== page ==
Hence, in place of synthetic decor, this bride opted for a majority of organic aesthetics to beautify her special day: lots of locally sourced flowers, greenery, and reusable items were all it took. 


READ: Iza Calzado, Sambie Rodriguez, Jenny Rockett, and Alex Godinez Star In The Latest Issue Of Metro Weddings!



The art of the giveaway

These days, it's really no longer enough to give guests a token to remember a once-in-a-lifetime event by, or at least, not one that serves no use other than to be a display item. To make the most out of wedding giveaways, really put some thought into how guests can use and reuse them. 

For Yuki, she took advantage of her burgeoning lifestyle brand, Style Cat, and its signature woven bags.

"[We] customized jute sacks for men and a stylized version of our local buri bag into a cute clutch [ladies] could use at the wedding reception in our color motif: navy blue and millennial pink. It was cute seeing our male guests carry around the cat jute sack with their towels and the girls use the clutch!"


READ: See All The Exclusive Goodies Inside Martine Cajucom's Bridesmaid Merch Pack Here!




Re-styling is in

And not just when it comes to staple pieces in your wardrobe, either; it applies to decor, too.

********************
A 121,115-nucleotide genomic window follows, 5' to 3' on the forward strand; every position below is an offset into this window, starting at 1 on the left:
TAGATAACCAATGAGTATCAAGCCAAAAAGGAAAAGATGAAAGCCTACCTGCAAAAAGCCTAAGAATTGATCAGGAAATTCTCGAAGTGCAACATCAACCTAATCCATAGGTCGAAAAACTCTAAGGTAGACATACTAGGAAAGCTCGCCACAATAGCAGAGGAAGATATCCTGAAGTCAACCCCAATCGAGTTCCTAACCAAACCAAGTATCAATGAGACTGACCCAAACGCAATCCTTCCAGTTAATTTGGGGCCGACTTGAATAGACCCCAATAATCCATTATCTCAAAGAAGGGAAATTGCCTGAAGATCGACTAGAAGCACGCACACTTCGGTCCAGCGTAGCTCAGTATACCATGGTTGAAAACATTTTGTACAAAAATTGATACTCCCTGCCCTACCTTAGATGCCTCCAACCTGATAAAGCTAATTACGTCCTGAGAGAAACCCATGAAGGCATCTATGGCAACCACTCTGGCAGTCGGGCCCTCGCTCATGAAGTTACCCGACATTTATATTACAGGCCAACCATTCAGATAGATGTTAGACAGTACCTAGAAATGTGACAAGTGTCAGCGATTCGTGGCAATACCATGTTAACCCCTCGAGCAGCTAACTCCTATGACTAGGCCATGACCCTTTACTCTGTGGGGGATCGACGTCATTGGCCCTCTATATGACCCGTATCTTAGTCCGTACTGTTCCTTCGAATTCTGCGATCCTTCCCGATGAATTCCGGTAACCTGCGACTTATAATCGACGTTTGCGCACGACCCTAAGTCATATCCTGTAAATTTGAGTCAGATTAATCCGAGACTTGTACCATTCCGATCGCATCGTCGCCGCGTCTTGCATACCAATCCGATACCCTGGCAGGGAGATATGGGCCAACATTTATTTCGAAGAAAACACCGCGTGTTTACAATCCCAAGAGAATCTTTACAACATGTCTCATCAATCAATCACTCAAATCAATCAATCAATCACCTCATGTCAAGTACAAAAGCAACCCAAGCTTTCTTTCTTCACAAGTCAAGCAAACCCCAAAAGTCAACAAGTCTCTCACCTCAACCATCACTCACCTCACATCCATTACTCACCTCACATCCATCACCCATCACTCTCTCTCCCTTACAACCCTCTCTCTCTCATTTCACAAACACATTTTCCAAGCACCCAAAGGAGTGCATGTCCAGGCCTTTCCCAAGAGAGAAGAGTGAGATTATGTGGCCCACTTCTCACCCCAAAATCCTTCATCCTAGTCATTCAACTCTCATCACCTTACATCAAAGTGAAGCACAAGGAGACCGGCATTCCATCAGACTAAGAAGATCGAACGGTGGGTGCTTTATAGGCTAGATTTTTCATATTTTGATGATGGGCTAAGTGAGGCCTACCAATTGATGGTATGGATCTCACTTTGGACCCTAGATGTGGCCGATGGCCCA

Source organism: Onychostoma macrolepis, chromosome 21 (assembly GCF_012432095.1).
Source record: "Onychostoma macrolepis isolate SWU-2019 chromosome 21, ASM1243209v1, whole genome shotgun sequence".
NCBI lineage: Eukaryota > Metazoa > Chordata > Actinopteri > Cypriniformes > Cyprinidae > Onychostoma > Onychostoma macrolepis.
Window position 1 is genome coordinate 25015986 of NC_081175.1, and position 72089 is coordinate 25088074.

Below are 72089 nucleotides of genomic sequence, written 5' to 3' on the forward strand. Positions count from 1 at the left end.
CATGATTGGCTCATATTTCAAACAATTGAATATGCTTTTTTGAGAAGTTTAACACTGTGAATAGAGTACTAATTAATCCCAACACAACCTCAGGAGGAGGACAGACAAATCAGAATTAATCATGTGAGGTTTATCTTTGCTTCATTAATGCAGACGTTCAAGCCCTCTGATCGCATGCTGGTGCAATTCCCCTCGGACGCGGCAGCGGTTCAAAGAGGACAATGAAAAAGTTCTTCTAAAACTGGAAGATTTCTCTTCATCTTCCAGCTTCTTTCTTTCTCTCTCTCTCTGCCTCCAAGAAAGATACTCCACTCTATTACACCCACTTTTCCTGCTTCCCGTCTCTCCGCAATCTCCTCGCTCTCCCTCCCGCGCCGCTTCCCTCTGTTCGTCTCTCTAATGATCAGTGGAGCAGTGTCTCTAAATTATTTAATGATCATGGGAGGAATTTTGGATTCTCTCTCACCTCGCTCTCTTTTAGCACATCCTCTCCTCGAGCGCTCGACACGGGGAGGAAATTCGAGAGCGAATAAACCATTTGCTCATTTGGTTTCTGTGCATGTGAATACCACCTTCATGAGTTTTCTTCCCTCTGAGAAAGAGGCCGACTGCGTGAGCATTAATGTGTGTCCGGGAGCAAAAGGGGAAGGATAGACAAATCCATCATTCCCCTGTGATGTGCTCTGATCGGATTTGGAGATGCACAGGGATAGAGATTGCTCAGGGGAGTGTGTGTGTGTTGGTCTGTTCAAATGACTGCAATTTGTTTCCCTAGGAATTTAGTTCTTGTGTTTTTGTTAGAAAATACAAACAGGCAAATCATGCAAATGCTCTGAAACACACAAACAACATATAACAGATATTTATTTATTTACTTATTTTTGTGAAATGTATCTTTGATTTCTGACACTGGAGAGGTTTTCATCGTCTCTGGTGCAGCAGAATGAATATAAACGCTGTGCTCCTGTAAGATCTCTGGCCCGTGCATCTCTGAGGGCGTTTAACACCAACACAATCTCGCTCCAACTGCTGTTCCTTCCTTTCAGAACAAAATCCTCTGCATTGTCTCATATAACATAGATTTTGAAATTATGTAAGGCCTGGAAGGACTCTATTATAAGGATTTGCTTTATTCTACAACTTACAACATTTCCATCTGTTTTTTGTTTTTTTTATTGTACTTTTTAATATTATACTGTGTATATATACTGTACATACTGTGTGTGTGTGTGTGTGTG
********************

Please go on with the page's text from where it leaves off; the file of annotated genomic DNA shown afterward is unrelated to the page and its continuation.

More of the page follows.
Take Yuki's approach to one of the centers of attraction in her despedida de soltera, reception, and island lunch: the "NY" monogram (which, of course, stands for Nick and Yuki) made appearances in all three, but whose personality changed with every venue and lighting combination. Don't look at this tip as being repetitive with your wedding decor; see it as means of providing continuity instead. 

Aside from the monogram, the event's white, mood-setting decorative lanterns were also styled in two different ways.


EXCLUSIVE: See Stunning Bride-To-Be Kat Ramnani In The Season's Most Romantic Wedding Gowns By Local Designers



A post shared by Yuki Tansengco Higson ?? (@yukihigson) on


The dresses

Who knew? Even the dresses (of the bride and her entourage) could do their part in being environmentally friendly. 

It's the main reason why Yuki opted for a simple Ryan Madamba number that she openly admits will likely wear again. Its classic Serpentina silhouette will never go out of style—a benefit of choosing a dress that has little to no trend-sensitive elements. 

As for her bridesmaids, she had them dress in a feminine separate set done in a white off-shoulder top and delicate pink tulle skirt. Each piece can be paired with other wardrobe pieces or together for a different event. Even fashion can be sustainable!


READ: Metro Society's Fashion Issue Features Society's Recently Married It Girls




And we mean this literally. 

For Yuki's centerpieces, floral arrangements and name plates, there were practically no plastic or single-use elements incorporated. Most of them were clean and green, composed mainly of white flowers, easy to source greens from local growers, and talahib while reusable banigs and pillows for the cocktail area added extra aesthetic appeal.



Photos courtesy of Yuki Tansengco